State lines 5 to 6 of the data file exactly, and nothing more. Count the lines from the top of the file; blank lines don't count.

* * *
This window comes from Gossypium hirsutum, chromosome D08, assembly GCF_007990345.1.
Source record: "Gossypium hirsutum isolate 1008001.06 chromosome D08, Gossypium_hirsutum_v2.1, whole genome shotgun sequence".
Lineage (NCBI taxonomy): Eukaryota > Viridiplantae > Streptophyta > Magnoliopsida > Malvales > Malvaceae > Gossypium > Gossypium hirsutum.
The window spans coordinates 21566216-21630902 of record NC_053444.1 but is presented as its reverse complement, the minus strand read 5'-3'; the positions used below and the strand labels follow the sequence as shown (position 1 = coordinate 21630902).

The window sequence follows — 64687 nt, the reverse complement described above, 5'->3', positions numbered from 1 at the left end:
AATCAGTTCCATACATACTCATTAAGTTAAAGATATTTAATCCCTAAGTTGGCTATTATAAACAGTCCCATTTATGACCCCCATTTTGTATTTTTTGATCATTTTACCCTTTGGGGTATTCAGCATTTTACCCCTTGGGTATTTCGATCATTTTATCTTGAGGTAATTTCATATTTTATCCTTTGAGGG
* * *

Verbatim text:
The window sequence follows — 64687 nt, the reverse complement described above, 5'->3', positions numbered from 1 at the left end:
AATCAGTTCCATACATACTCATTAAGTTAAAGATATTTAATCCCTAAGTTGGCTATTATAAACAGTCCCATTTATGACCCCCATTTTGTATTTTTTGATCATTTTACCCTTTGGGGTATTCAGCATTTTACCCCTTGGGTATTTCGATCATTTTATCTTGAGGTAATTTCATATTTTATCCTTTGAGGG